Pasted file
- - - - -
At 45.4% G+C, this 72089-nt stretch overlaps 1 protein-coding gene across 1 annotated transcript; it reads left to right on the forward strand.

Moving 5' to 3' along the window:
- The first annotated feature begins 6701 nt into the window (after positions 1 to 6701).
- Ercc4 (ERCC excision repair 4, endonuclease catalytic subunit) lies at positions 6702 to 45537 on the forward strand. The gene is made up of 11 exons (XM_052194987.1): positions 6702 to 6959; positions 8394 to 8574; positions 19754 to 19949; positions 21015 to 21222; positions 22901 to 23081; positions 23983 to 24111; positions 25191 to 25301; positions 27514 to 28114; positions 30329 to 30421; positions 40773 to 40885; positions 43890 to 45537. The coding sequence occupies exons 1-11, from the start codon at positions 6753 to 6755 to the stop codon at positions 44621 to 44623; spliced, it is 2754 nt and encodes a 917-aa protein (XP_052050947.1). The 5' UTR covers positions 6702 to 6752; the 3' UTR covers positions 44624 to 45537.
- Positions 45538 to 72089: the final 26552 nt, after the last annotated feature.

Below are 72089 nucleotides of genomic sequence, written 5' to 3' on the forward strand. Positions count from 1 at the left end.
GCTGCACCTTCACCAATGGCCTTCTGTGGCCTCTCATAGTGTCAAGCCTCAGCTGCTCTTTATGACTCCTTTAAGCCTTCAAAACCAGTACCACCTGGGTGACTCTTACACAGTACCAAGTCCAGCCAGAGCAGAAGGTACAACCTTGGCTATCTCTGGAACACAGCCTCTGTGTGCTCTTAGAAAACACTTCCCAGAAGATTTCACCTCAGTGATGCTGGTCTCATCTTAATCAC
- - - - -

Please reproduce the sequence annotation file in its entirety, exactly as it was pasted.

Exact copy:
At 45.4% G+C, this 72089-nt stretch overlaps 1 protein-coding gene across 1 annotated transcript; it reads left to right on the forward strand.

Moving 5' to 3' along the window:
- The first annotated feature begins 6701 nt into the window (after positions 1 to 6701).
- Ercc4 (ERCC excision repair 4, endonuclease catalytic subunit) lies at positions 6702 to 45537 on the forward strand. The gene is made up of 11 exons (XM_052194987.1): positions 6702 to 6959; positions 8394 to 8574; positions 19754 to 19949; positions 21015 to 21222; positions 22901 to 23081; positions 23983 to 24111; positions 25191 to 25301; positions 27514 to 28114; positions 30329 to 30421; positions 40773 to 40885; positions 43890 to 45537. The coding sequence occupies exons 1-11, from the start codon at positions 6753 to 6755 to the stop codon at positions 44621 to 44623; spliced, it is 2754 nt and encodes a 917-aa protein (XP_052050947.1). The 5' UTR covers positions 6702 to 6752; the 3' UTR covers positions 44624 to 45537.
- Positions 45538 to 72089: the final 26552 nt, after the last annotated feature.

Below are 72089 nucleotides of genomic sequence, written 5' to 3' on the forward strand. Positions count from 1 at the left end.
GCTGCACCTTCACCAATGGCCTTCTGTGGCCTCTCATAGTGTCAAGCCTCAGCTGCTCTTTATGACTCCTTTAAGCCTTCAAAACCAGTACCACCTGGGTGACTCTTACACAGTACCAAGTCCAGCCAGAGCAGAAGGTACAACCTTGGCTATCTCTGGAACACAGCCTCTGTGTGCTCTTAGAAAACACTTCCCAGAAGATTTCACCTCAGTGATGCTGGTCTCATCTTAATCAC